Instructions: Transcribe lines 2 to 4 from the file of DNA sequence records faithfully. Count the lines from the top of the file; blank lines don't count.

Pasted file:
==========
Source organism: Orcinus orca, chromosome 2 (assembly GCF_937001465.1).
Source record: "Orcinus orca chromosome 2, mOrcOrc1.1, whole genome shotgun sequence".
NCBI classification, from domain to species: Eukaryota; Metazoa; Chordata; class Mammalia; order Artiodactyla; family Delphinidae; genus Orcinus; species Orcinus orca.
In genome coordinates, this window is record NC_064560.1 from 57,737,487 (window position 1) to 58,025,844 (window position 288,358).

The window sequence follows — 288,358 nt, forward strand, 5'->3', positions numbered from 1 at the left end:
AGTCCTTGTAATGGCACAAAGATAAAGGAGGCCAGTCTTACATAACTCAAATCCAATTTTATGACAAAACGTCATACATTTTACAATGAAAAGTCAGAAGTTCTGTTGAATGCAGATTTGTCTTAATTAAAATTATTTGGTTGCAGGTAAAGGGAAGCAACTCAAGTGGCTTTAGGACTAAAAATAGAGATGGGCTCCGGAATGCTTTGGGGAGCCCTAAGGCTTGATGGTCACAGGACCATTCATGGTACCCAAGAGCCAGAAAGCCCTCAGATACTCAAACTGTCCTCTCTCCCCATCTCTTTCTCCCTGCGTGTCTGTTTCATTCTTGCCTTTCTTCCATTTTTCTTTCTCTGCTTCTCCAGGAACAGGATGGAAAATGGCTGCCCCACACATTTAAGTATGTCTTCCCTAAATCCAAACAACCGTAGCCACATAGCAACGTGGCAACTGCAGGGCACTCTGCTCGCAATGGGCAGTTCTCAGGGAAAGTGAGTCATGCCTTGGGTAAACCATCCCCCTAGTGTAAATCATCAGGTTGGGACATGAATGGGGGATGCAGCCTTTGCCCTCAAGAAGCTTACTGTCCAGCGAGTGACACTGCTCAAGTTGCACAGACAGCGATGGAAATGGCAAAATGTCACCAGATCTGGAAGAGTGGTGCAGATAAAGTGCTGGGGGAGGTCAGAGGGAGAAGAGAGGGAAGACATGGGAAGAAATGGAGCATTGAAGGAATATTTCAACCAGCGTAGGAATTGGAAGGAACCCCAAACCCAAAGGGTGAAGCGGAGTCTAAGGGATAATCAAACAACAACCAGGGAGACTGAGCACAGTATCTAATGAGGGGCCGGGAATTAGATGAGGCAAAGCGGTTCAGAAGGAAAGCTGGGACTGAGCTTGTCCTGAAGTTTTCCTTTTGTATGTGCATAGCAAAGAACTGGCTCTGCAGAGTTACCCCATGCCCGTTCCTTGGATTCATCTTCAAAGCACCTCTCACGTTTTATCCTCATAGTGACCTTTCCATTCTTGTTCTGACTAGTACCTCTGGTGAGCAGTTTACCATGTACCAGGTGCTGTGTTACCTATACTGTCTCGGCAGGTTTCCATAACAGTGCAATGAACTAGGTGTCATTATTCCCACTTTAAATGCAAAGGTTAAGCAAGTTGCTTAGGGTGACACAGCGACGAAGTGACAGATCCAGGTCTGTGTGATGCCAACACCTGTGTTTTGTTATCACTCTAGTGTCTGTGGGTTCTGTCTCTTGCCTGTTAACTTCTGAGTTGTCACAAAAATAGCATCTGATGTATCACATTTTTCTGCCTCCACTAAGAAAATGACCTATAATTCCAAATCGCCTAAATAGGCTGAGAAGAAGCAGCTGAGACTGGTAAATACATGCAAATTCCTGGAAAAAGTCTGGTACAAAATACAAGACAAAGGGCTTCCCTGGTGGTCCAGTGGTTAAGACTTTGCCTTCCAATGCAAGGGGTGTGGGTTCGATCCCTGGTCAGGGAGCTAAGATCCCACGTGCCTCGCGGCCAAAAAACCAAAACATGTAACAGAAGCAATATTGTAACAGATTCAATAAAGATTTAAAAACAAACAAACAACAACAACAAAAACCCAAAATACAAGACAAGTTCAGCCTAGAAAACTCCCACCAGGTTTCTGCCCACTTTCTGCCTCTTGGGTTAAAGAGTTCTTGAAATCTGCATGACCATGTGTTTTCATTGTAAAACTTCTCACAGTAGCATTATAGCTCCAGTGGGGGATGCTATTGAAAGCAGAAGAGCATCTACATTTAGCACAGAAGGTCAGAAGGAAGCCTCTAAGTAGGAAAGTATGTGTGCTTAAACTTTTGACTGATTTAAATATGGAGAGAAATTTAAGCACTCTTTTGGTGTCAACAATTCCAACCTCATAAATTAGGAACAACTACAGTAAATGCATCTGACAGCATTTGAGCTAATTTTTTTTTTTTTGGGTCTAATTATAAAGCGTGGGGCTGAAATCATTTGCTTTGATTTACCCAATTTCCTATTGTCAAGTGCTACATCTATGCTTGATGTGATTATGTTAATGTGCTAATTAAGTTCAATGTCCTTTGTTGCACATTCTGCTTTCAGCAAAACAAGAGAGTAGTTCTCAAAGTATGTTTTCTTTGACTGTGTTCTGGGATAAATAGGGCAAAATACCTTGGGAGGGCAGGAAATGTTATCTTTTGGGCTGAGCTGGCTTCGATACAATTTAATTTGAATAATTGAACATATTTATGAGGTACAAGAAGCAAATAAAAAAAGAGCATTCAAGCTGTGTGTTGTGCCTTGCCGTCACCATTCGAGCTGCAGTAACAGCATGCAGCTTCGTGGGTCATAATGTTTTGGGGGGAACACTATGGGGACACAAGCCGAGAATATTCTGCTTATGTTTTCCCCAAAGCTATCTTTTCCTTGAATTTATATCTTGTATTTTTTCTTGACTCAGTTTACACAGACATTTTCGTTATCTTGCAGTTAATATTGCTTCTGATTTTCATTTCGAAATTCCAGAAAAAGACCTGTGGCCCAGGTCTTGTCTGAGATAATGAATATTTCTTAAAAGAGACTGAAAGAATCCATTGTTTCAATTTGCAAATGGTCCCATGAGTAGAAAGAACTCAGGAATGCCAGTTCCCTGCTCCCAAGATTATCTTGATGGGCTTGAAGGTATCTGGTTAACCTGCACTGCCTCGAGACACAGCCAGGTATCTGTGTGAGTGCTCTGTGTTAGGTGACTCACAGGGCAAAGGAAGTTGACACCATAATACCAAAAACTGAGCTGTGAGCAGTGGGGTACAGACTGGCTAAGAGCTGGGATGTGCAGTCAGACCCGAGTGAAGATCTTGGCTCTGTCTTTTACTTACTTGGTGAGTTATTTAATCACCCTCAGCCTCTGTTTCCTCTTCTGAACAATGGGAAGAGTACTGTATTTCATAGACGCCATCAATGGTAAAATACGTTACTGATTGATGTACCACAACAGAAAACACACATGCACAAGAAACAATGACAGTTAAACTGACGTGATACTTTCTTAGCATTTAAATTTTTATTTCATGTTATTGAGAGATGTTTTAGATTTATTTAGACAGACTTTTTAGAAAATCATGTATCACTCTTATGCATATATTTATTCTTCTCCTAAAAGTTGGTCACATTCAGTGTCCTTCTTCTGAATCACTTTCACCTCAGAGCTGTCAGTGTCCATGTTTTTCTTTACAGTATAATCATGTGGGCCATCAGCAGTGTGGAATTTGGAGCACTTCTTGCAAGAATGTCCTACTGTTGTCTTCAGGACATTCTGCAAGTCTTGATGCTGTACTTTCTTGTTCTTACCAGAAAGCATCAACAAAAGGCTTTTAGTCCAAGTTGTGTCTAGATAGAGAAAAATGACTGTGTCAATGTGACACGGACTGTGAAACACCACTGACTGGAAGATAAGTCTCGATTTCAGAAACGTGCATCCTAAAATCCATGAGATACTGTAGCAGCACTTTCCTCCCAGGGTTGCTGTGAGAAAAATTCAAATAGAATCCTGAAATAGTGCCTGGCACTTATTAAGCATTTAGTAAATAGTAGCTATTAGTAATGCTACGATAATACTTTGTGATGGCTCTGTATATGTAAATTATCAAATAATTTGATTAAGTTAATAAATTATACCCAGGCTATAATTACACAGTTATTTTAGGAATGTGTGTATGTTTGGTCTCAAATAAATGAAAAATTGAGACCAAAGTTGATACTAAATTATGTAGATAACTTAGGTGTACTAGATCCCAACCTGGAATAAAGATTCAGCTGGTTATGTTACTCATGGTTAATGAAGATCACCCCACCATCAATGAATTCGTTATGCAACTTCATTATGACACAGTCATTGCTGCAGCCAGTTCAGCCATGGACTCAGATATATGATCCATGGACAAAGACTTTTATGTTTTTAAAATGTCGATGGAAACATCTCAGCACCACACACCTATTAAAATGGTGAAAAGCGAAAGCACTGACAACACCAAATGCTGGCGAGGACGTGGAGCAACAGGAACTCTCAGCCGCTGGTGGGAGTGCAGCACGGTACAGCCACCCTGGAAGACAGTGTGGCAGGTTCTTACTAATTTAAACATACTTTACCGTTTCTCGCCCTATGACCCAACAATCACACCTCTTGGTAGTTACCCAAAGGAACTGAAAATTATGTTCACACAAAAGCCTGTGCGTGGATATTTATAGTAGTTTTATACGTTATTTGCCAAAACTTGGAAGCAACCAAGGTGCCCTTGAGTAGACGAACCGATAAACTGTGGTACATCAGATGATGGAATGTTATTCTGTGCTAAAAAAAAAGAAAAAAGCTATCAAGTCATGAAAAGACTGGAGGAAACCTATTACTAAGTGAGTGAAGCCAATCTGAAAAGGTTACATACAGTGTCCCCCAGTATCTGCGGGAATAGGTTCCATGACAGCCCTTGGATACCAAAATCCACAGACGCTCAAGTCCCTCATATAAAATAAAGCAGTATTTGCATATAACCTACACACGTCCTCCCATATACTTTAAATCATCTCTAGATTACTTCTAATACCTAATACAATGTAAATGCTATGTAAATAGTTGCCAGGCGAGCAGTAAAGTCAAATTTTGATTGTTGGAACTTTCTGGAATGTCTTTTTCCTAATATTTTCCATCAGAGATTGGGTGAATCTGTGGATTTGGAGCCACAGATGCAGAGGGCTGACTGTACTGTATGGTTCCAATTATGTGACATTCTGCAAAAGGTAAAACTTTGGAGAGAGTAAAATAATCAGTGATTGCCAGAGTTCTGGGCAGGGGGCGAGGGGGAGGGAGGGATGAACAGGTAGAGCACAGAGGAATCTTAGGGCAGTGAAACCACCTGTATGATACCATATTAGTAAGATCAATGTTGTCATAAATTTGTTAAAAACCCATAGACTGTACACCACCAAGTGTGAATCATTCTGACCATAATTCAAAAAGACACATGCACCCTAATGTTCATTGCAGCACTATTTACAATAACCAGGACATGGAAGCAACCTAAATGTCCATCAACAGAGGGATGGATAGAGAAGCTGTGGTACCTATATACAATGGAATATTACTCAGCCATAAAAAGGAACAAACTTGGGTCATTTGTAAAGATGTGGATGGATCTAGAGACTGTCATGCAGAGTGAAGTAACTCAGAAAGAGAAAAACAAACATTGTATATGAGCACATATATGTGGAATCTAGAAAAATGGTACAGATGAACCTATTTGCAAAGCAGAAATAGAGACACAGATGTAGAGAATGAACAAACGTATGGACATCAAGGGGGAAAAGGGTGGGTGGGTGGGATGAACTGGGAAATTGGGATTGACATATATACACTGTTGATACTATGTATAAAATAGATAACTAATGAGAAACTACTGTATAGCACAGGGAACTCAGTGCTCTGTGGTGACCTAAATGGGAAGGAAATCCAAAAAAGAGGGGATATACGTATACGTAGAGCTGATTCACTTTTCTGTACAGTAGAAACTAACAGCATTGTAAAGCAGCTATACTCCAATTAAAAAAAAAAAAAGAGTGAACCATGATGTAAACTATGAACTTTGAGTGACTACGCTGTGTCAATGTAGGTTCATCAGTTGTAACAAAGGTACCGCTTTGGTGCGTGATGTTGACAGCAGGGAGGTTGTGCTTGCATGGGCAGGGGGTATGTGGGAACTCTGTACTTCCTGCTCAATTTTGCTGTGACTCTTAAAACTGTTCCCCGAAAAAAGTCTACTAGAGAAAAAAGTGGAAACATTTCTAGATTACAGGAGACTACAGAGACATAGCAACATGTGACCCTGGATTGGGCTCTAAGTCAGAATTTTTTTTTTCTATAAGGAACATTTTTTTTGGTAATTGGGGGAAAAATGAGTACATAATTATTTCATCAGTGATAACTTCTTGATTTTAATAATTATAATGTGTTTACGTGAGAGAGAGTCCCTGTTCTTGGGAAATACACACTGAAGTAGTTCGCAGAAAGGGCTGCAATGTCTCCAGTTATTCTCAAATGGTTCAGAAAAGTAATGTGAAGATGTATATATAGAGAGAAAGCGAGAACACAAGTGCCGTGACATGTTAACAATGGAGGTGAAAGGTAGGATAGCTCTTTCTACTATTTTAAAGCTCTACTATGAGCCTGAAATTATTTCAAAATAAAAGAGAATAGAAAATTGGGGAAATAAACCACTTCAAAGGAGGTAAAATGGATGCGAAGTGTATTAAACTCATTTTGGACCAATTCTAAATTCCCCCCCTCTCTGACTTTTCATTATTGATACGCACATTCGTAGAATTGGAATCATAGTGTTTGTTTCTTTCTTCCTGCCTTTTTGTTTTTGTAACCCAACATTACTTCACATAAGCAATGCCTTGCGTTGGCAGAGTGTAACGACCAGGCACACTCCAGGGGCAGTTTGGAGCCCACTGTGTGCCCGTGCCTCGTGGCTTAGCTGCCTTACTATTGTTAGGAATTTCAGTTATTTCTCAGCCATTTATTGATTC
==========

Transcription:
Source record: "Orcinus orca chromosome 2, mOrcOrc1.1, whole genome shotgun sequence".
NCBI classification, from domain to species: Eukaryota; Metazoa; Chordata; class Mammalia; order Artiodactyla; family Delphinidae; genus Orcinus; species Orcinus orca.
In genome coordinates, this window is record NC_064560.1 from 57,737,487 (window position 1) to 58,025,844 (window position 288,358).